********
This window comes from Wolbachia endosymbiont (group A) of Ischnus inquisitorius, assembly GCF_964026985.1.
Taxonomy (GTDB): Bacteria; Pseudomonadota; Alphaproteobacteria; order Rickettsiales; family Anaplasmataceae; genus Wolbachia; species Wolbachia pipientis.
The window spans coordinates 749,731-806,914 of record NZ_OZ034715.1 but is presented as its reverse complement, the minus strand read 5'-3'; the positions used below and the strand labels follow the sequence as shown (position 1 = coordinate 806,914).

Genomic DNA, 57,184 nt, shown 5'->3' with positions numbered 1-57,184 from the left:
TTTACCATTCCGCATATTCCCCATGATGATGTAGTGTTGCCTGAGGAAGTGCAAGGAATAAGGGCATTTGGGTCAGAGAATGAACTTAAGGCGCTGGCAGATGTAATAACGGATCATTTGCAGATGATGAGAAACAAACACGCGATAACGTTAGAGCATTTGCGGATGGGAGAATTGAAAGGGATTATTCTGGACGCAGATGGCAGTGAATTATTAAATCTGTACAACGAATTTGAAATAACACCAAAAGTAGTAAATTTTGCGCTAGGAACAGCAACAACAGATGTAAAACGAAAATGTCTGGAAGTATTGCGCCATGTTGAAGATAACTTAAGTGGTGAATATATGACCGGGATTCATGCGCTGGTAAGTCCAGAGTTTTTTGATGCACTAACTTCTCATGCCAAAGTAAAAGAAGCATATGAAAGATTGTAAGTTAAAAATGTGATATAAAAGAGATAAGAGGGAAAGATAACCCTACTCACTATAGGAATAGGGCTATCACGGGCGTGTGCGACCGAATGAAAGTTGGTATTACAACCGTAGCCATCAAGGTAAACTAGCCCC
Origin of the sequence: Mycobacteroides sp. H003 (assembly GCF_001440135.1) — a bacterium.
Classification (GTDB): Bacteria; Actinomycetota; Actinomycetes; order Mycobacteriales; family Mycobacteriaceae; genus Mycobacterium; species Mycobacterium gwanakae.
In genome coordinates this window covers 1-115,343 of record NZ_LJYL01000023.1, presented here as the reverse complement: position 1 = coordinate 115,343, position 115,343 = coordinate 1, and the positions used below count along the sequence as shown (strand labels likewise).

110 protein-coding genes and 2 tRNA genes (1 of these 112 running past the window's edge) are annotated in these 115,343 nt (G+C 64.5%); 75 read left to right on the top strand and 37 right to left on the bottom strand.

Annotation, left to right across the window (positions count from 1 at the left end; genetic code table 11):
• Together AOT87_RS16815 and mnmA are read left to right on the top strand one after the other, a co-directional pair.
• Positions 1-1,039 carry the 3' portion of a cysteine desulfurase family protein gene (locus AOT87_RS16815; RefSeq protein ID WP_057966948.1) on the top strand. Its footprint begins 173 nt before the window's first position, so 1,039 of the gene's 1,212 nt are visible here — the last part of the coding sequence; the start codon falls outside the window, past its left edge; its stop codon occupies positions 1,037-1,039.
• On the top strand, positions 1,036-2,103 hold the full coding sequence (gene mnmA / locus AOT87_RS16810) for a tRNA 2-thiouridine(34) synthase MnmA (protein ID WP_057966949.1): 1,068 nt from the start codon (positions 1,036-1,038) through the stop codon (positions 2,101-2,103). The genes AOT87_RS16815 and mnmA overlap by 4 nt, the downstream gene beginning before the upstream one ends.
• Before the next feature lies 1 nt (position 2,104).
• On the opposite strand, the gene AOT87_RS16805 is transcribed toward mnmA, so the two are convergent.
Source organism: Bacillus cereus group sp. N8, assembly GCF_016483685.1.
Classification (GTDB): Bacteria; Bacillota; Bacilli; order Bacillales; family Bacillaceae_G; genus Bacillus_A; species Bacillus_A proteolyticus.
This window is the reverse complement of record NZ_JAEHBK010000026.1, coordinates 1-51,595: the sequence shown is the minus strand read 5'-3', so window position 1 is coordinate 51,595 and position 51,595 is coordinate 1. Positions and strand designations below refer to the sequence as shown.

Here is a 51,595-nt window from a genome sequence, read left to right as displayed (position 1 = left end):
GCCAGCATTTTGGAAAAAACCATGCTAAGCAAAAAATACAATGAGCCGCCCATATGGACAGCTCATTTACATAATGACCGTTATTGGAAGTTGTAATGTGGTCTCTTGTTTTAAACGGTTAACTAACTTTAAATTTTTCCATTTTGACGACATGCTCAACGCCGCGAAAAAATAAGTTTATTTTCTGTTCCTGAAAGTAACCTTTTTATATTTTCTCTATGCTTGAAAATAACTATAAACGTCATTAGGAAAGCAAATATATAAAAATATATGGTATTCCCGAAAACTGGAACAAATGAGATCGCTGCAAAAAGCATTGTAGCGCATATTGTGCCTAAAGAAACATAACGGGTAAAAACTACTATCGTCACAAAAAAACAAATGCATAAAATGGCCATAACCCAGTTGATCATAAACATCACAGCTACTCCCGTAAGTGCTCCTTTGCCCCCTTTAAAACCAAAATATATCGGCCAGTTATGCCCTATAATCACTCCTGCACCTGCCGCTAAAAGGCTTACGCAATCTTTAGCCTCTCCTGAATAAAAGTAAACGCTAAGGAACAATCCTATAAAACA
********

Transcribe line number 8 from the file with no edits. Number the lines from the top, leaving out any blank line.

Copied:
In genome coordinates this window covers 1-115,343 of record NZ_LJYL01000023.1, presented here as the reverse complement: position 1 = coordinate 115,343, position 115,343 = coordinate 1, and the positions used below count along the sequence as shown (strand labels likewise).